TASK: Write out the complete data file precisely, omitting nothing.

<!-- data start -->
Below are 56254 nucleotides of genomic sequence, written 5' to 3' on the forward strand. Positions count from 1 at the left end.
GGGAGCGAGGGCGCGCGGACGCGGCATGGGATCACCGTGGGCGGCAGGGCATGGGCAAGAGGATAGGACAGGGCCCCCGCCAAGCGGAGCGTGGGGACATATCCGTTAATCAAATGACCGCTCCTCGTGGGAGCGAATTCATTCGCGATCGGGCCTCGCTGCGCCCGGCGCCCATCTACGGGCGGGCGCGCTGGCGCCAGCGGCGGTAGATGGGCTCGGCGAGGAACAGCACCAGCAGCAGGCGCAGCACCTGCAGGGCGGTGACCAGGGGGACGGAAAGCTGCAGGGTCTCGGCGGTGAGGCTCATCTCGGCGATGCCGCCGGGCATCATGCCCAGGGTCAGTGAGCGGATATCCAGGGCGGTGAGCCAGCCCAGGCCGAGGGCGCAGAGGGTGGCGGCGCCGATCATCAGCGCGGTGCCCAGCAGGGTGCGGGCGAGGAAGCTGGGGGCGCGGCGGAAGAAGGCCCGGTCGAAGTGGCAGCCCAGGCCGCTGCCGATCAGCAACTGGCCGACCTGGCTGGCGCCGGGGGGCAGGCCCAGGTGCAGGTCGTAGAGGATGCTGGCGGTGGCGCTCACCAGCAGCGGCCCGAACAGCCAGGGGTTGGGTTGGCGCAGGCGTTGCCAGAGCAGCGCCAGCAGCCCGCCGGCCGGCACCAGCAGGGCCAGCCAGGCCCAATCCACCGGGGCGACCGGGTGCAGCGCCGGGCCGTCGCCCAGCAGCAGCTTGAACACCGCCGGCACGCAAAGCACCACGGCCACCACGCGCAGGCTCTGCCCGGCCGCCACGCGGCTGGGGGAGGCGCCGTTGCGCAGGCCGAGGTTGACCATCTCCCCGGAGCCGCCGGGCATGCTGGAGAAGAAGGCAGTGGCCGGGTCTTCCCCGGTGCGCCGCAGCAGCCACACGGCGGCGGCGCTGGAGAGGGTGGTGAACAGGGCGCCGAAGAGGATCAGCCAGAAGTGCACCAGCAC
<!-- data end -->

Below are 56254 nucleotides of genomic sequence, written 5' to 3' on the forward strand. Positions count from 1 at the left end.
GGGAGCGAGGGCGCGCGGACGCGGCATGGGATCACCGTGGGCGGCAGGGCATGGGCAAGAGGATAGGACAGGGCCCCCGCCAAGCGGAGCGTGGGGACATATCCGTTAATCAAATGACCGCTCCTCGTGGGAGCGAATTCATTCGCGATCGGGCCTCGCTGCGCCCGGCGCCCATCTACGGGCGGGCGCGCTGGCGCCAGCGGCGGTAGATGGGCTCGGCGAGGAACAGCACCAGCAGCAGGCGCAGCACCTGCAGGGCGGTGACCAGGGGGACGGAAAGCTGCAGGGTCTCGGCGGTGAGGCTCATCTCGGCGATGCCGCCGGGCATCATGCCCAGGGTCAGTGAGCGGATATCCAGGGCGGTGAGCCAGCCCAGGCCGAGGGCGCAGAGGGTGGCGGCGCCGATCATCAGCGCGGTGCCCAGCAGGGTGCGGGCGAGGAAGCTGGGGGCGCGGCGGAAGAAGGCCCGGTCGAAGTGGCAGCCCAGGCCGCTGCCGATCAGCAACTGGCCGACCTGGCTGGCGCCGGGGGGCAGGCCCAGGTGCAGGTCGTAGAGGATGCTGGCGGTGGCGCTCACCAGCAGCGGCCCGAACAGCCAGGGGTTGGGTTGGCGCAGGCGTTGCCAGAGCAGCGCCAGCAGCCCGCCGGCCGGCACCAGCAGGGCCAGCCAGGCCCAATCCACCGGGGCGACCGGGTGCAGCGCCGGGCCGTCGCCCAGCAGCAGCTTGAACACCGCCGGCACGCAAAGCACCACGGCCACCACGCGCAGGCTCTGCCCGGCCGCCACGCGGCTGGGGGAGGCGCCGTTGCGCAGGCCGAGGTTGACCATCTCCCCGGAGCCGCCGGGCATGCTGGAGAAGAAGGCAGTGGCCGGGTCTTCCCCGGTGCGCCGCAGCAGCCACACGGCGGCGGCGCTGGAGAGGGTGGTGAACAGGGCGCCGAAGAGGATCAGCCAGAAGTGCACCAGCAC